I considered writing this piece a while ago but I figured it’d probably become obsolete in a big hurry. After all, the “race” for the final playoff spots in the NHL’s Western Conference couldn’t possibly stay as bad as it was. But alas, it did. So I decided to put fingers to keyboard after the contenders played on Tuesday night.
Here’s what said contenders did: the Edmonton Oilers lost. The Colorado Avalanche lost. The Arizona Coyotes lost. The Vancouver Canucks lost. The Anaheim Ducks lost. The Minnesota Wild lost, but in overtime. Which means the big winner, the lone winner, were the St. Louis Blues, the only team competing for one of the lower playoff spots in the West to actually post a win.
In the “race” for a playoff spot, the word deserves to be in quotation marks.
The NHL’s Western Conference
A quick look at the Western Conference paints a clear picture. Barring disaster, four teams have effectively punched their playoff ticket: the Winnipeg Jets, Nashville Predators, Calgary Flames and San Jose Sharks. Two more teams are in good shape: the Dallas Stars and Vegas Golden Knights.
Of the other nine teams in the West, eight have records which put them in playoff contention and even the West’s last-place team could get into the mix. The teams which held the bottom-two spots in the West going into Tuesday should be effectively eliminated by now. But hey, they both won on Tuesday, meaning the Chicago Blackhawks and Los Angeles Kings have a chance – and are gaining ground.
The West’s Wildcard “Race”
The seventh spot in the West belongs to the Wild, four games above even, or plus-four (I find this metric less confusing than sorting through the combination of points and games in hand). The eighth spot, the last wildcard playoff spot, is held by the Blues, at plus-two (they project to 85 points over the full season).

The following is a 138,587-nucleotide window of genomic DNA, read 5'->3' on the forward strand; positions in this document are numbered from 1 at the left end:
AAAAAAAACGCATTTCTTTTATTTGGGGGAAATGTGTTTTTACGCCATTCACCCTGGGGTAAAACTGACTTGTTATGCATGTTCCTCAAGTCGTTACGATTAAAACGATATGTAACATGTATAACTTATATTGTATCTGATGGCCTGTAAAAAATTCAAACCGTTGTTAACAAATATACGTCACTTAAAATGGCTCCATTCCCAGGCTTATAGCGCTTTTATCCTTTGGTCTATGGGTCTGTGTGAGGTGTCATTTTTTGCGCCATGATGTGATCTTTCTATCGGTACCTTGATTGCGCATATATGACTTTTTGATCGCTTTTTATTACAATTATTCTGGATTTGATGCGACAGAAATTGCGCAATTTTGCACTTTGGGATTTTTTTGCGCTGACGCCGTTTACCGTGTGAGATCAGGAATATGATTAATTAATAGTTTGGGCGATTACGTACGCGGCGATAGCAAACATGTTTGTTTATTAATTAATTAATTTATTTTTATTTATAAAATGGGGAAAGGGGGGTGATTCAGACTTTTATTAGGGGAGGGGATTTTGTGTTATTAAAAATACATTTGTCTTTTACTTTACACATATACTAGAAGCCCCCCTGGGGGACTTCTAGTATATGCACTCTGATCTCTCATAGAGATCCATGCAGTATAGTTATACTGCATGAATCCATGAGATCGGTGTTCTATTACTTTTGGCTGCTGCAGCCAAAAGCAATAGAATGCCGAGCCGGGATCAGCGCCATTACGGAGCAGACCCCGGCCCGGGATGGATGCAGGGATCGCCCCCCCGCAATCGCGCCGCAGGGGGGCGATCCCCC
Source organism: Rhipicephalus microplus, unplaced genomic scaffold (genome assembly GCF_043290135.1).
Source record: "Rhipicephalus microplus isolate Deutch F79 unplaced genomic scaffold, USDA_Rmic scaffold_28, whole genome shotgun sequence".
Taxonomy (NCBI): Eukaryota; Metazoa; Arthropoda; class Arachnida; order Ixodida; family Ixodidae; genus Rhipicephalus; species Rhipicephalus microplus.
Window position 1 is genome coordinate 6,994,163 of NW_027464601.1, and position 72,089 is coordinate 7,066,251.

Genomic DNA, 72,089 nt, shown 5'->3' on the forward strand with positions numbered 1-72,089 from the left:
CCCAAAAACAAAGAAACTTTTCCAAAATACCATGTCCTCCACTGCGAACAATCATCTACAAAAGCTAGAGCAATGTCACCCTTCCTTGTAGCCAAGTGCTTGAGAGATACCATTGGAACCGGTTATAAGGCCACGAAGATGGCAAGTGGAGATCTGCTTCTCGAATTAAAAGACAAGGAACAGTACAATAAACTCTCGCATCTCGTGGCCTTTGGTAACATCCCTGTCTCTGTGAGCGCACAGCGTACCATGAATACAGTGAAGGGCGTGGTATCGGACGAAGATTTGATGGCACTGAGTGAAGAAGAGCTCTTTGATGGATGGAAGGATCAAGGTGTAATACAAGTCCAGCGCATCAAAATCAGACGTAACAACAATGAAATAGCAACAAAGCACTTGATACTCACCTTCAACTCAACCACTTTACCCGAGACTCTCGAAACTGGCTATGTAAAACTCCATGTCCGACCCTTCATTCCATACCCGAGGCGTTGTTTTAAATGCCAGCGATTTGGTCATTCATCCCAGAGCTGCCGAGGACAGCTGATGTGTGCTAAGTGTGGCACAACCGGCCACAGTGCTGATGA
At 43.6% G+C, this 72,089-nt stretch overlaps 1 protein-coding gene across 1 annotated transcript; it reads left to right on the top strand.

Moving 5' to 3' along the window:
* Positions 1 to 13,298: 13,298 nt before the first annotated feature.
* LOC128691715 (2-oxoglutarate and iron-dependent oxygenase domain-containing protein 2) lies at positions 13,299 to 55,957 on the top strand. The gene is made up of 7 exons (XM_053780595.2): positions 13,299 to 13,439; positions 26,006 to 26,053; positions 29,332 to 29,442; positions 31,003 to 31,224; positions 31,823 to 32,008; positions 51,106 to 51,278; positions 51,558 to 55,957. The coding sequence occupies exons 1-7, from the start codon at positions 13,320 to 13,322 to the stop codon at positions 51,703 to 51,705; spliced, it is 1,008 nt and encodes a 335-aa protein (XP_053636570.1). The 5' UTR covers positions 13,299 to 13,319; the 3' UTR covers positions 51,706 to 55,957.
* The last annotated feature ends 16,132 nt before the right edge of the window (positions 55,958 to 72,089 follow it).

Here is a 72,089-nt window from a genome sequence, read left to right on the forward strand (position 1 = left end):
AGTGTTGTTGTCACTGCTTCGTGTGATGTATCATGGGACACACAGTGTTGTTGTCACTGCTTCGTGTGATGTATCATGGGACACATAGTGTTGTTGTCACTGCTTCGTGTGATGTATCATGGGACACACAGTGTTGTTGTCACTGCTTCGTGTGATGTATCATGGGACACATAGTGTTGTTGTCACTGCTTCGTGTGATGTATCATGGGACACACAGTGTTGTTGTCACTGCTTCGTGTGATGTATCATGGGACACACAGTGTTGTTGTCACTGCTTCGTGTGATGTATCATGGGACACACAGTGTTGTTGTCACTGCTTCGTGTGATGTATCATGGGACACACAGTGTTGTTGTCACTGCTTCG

The Canucks and Avalanche are even and tied for ninth. In 11th, at minus-two, are the Coyotes and Oilers. Tied for 13th are the Ducks and Blackhawks at minus-three. The Kings, who probably have too many teams to jump over, are in last place at minus-five.
From the eighth spot to 14th spot, the gap is just five (plus-two to minus-three). From seventh to 15th (last place), the gap is just nine.
In comparison, plus-two, the eighth spot in the West, is good for 11th place in the Eastern Conference, with a gap of seven to a playoff spot. Yikes!
What feels likes a “race” to the bottom has plenty of consequences. Since every Western Conference team is within striking distance of a playoff spot, it makes it trickier for teams to decide to rebuild and trade away talent. The last-place Kings did start this process, they remain the only team to move a major piece in exchange for future opportunities.
It is hard to tell a team which has kept itself in a playoff “race” that it is time to quit, especially with this much season remaining. Even if they’ve kept themselves in the “race” because of the mediocrity around them.
The Blackhawks represent one of the more interesting cases. At the season’s midpoint, they projected to 72 points. Last season, the final wildcard spot went to a team with 95 points. If things resembled last season, the Blackhawks would need to play Presidents’ Trophy level hockey over the second half of the season to get into the playoffs.
In their 13 games since the midpoint, they’ve posted a 6-4-3 record, or 1.15 points-per-game, which is about the league average. How can they move up by being average? Well, only two of the teams situated between seventh and 14th place have averaged more than 1.00 points-per-game (which is itself well below league average) in their last 10 games: Chicago and Dallas.
A few teams are skidding particularly hard. The Avalanche are 2-8-0 in their last 10 games. The Oilers are 3-5-2 and the Ducks are 2-7-1. What does this mean? The teams which manage to merely tread water, like Chicago, are actually advancing.
The Injury Excuse